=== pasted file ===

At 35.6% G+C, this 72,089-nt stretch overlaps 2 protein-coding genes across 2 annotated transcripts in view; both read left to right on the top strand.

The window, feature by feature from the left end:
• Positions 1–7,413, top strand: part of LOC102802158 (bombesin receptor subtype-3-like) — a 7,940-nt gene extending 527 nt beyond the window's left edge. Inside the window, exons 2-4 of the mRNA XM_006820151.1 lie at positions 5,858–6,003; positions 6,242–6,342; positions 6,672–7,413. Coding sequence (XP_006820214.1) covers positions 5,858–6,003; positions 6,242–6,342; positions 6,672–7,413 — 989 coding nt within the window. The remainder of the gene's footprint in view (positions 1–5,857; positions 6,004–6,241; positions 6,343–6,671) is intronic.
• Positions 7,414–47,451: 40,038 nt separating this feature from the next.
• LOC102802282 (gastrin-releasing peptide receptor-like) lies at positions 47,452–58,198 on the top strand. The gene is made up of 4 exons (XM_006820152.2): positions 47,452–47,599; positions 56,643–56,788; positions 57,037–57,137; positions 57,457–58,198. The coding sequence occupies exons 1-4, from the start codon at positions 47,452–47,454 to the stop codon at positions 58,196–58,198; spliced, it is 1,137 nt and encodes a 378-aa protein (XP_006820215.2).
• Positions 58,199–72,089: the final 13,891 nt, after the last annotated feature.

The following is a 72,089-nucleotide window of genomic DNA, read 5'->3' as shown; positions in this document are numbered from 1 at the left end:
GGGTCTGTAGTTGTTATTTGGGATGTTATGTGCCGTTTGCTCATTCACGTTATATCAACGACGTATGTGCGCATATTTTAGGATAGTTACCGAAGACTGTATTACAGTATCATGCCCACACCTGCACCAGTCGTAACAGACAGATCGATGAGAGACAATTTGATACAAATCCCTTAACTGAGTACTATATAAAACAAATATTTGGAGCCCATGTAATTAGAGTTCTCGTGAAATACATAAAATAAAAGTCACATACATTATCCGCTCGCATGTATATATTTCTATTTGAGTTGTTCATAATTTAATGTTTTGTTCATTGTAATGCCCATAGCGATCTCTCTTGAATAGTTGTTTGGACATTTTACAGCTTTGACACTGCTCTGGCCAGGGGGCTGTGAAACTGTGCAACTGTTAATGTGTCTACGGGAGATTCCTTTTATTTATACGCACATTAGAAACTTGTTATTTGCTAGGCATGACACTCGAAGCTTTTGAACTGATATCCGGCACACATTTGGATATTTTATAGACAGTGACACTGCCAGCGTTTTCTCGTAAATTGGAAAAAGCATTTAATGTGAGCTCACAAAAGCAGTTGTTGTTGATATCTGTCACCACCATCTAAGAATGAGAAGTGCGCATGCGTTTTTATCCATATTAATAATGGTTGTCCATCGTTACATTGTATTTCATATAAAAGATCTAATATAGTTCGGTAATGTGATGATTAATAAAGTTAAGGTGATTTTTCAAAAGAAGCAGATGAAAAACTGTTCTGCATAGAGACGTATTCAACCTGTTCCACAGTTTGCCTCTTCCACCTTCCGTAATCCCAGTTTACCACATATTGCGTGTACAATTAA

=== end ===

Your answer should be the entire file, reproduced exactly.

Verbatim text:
At 35.6% G+C, this 72,089-nt stretch overlaps 2 protein-coding genes across 2 annotated transcripts in view; both read left to right on the top strand.

The window, feature by feature from the left end:
• Positions 1–7,413, top strand: part of LOC102802158 (bombesin receptor subtype-3-like) — a 7,940-nt gene extending 527 nt beyond the window's left edge. Inside the window, exons 2-4 of the mRNA XM_006820151.1 lie at positions 5,858–6,003; positions 6,242–6,342; positions 6,672–7,413. Coding sequence (XP_006820214.1) covers positions 5,858–6,003; positions 6,242–6,342; positions 6,672–7,413 — 989 coding nt within the window. The remainder of the gene's footprint in view (positions 1–5,857; positions 6,004–6,241; positions 6,343–6,671) is intronic.
• Positions 7,414–47,451: 40,038 nt separating this feature from the next.
• LOC102802282 (gastrin-releasing peptide receptor-like) lies at positions 47,452–58,198 on the top strand. The gene is made up of 4 exons (XM_006820152.2): positions 47,452–47,599; positions 56,643–56,788; positions 57,037–57,137; positions 57,457–58,198. The coding sequence occupies exons 1-4, from the start codon at positions 47,452–47,454 to the stop codon at positions 58,196–58,198; spliced, it is 1,137 nt and encodes a 378-aa protein (XP_006820215.2).
• Positions 58,199–72,089: the final 13,891 nt, after the last annotated feature.

The following is a 72,089-nucleotide window of genomic DNA, read 5'->3' as shown; positions in this document are numbered from 1 at the left end:
GGGTCTGTAGTTGTTATTTGGGATGTTATGTGCCGTTTGCTCATTCACGTTATATCAACGACGTATGTGCGCATATTTTAGGATAGTTACCGAAGACTGTATTACAGTATCATGCCCACACCTGCACCAGTCGTAACAGACAGATCGATGAGAGACAATTTGATACAAATCCCTTAACTGAGTACTATATAAAACAAATATTTGGAGCCCATGTAATTAGAGTTCTCGTGAAATACATAAAATAAAAGTCACATACATTATCCGCTCGCATGTATATATTTCTATTTGAGTTGTTCATAATTTAATGTTTTGTTCATTGTAATGCCCATAGCGATCTCTCTTGAATAGTTGTTTGGACATTTTACAGCTTTGACACTGCTCTGGCCAGGGGGCTGTGAAACTGTGCAACTGTTAATGTGTCTACGGGAGATTCCTTTTATTTATACGCACATTAGAAACTTGTTATTTGCTAGGCATGACACTCGAAGCTTTTGAACTGATATCCGGCACACATTTGGATATTTTATAGACAGTGACACTGCCAGCGTTTTCTCGTAAATTGGAAAAAGCATTTAATGTGAGCTCACAAAAGCAGTTGTTGTTGATATCTGTCACCACCATCTAAGAATGAGAAGTGCGCATGCGTTTTTATCCATATTAATAATGGTTGTCCATCGTTACATTGTATTTCATATAAAAGATCTAATATAGTTCGGTAATGTGATGATTAATAAAGTTAAGGTGATTTTTCAAAAGAAGCAGATGAAAAACTGTTCTGCATAGAGACGTATTCAACCTGTTCCACAGTTTGCCTCTTCCACCTTCCGTAATCCCAGTTTACCACATATTGCGTGTACAATTAA